The Dickinson Variorum and the Question of Home

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The Emily Dickinson Journal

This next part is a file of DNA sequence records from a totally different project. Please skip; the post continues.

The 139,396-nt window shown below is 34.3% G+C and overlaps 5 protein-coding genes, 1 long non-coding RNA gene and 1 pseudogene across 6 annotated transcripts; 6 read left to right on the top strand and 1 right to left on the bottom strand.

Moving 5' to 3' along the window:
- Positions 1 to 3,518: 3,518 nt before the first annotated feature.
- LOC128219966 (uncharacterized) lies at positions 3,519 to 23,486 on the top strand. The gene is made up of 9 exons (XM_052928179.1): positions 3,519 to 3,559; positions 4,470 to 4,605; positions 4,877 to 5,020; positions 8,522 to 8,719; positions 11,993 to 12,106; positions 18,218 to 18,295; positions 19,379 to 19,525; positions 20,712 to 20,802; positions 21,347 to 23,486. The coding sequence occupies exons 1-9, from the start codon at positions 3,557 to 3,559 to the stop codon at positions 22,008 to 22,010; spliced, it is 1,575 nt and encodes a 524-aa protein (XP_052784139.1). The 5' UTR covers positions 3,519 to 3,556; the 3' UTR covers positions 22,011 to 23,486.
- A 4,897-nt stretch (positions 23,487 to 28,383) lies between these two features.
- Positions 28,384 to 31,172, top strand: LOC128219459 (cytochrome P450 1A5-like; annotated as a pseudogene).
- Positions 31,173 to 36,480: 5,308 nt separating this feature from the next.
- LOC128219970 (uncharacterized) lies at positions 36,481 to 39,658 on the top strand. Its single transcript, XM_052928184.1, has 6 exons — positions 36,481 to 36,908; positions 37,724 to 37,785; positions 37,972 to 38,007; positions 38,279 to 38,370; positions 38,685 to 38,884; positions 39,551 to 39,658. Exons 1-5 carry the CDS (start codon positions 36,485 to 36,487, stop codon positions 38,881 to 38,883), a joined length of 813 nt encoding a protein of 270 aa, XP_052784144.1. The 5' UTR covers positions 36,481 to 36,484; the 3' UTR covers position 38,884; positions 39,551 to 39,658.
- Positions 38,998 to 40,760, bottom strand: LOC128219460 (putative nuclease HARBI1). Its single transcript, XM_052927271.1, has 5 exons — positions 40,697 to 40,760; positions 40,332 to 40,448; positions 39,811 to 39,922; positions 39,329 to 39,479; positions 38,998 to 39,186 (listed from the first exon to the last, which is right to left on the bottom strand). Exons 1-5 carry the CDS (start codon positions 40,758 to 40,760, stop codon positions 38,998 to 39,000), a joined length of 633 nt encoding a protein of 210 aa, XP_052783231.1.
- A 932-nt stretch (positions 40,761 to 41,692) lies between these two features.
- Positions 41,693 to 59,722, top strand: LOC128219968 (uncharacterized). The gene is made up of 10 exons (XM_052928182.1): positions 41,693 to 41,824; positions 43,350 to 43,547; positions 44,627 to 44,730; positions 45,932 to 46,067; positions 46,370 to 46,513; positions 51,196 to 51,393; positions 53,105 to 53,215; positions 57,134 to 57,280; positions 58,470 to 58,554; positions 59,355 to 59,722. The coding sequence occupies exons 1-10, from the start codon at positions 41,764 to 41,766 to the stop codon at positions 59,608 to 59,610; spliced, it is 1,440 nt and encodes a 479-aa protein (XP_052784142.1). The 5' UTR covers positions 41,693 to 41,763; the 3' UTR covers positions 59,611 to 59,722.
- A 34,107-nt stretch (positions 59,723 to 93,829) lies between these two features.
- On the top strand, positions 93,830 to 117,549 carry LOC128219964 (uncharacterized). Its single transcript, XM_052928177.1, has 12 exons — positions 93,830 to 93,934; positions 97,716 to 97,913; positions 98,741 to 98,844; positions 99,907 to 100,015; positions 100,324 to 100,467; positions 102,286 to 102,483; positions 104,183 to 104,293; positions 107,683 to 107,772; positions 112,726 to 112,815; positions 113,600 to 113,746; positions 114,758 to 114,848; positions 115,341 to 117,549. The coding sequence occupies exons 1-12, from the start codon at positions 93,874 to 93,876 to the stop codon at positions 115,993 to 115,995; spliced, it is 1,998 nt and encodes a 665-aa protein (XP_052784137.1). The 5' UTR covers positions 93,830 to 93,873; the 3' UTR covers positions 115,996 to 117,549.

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Ralph W. Franklin’s 1998 The Poems of Emily Dickinson may be the best Dickinson variorum possible. But because a scholarly edition of this kind must take a stand on issues that scholars continue to debate, editorial decisions involving such matters as providing multiple texts for poems, changing punctuation typography, and creating titles for poems will, almost by necessity, be controversial. As Shakespeare variorum editor Richard Knowles has observed, a variorum must negotiate “difference in textual variants, spectrum of meanings, critical approaches, historical and cultural changes of taste” (40), all with the aim of providing readers “the whole range of interpretation that has ever been thought by serious scholars to be possible” (38). Achieving such an ambitious scholarly objective may be particularly fraught at century’s end when, in Vivian Pollak’s words, “as Franklin reads Dickinson in the wake of . . . deconstructive criticism, he engages in compromises that serve as subtle reminders of an inescapable fact: to edit is to alter”(3). With Dickinson, the editorial compromises to which Pollak alludes may be even more subject to critical scrutiny than they would be with writers who actively published in their own lifetimes, as the absence of authorial precedent has led scholars to propose that the multiple visual, structural and semantic features of her holograph composition process were designed to resist containment within the relative stasis of any print home. Knowledge of these editorial complexities makes altogether reasonable Knowles’ conclusion that the “ideal of the variorum . . . is probably impossible to achieve”(45).